McKinsey launches Asia sustainability innovation hub with HQ in Singapore

Minister for Sustainability and the Environment Grace Fu (right) with Mr Bob Sternfels, global managing partner of McKinsey & Company, at Vivid hub’s launch on Nov 19. 2021. PHOTO: ST FILE

SINGAPORE - Global consulting firm McKinsey & Company on Friday (Nov 19) launched a sustainability innovation hub for Asia, headquartered in Singapore.

The hub, named Vivid, aims to help governments and businesses navigate the risks and opportunities in the transition to a more sustainable future.

McKinsey said the launch is part of the firm's expansion in Asia and acceleration of its client services focused on the implications of climate change and the economic transformation net-zero carbon goals entail.

The launch ceremony at McKinsey's office at One Raffles Quay was attended by Minister for Sustainability and the Environment Grace Fu and Mr Bob Sternfels, who was elected the firm's global managing partner earlier this year.

Mr Vishal Agarwal, senior partner at McKinsey, said that Singapore has always been a strategic regional hub for major flows in trade, capital and data, which makes it an ideal platform to lead conversations on sustainability that are unique to Asia.

"With the launch of Vivid, we look forward to partnering with governments and businesses in tackling some of the most complex sustainability challenges here, while accelerating their transition to a net-zero future," he said.

The launch of the hub comes on the back of McKinsey's recent acquisition of Vivid Economics, a strategic consultancy with broad sustainability and macroeconomic capabilities. The firm also acquired Planetrics, a climate analytics suite that helps quantify, report and manage climate risks.

Ms Dawn Lim, vice-president and head of commercial and professional services at the Economic Development Board, said the establishment of Vivid in Singapore reinforces the findings from a recent study that showed that the Republic is well-positioned to provide a diverse range of carbon services that complement the region's efforts in sustainability.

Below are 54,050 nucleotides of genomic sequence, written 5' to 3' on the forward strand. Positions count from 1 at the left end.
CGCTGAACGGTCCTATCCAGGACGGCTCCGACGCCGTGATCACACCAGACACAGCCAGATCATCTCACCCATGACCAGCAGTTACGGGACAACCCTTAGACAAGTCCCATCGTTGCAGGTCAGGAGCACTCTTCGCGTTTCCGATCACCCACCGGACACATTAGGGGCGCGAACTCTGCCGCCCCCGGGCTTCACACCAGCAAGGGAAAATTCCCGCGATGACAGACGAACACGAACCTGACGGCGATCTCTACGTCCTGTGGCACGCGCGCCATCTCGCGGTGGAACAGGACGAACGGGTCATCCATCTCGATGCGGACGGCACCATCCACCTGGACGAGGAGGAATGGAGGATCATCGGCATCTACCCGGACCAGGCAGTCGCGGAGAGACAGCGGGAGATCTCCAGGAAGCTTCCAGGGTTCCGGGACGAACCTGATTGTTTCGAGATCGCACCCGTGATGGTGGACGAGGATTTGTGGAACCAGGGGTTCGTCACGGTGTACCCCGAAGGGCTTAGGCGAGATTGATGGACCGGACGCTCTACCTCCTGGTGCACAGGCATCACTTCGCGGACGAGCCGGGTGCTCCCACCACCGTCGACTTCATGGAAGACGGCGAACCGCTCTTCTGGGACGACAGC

The study was conducted by Swiss carbon finance consultancy South Pole Carbon Asset Management, Vivid Economics and Engeco, a Singapore-based management consultancy specialising in climate change strategy.

"We look forward to collaborating with McKinsey, and other like-minded companies, to develop innovative sustainability solutions for the region and beyond from Singapore," said Ms Lim.

Ms Fu said the journey towards sustainability will require a lot of policy changes, and restructuring of traditional and new businesses.

She said innovation hubs like Vivid will help build that ecosystem. "Singapore is a small place but we have a big vision and unlimited ambition as well," she added.

The Monetary Authority of Singapore announced in November 2019 the Green Finance Action Plan, with the stated goal of growing Singapore into a regional and global centre for green finance.

The Government unveiled in February the Singapore Green Plan 2030, strengthening the country's commitments under the United Nations 2030 Sustainable Development Agenda and Paris Agreement.

At the recently concluded 26th UN Climate Change Conference of Parties, Singapore committed to phase out the use of unabated coal by 2050.

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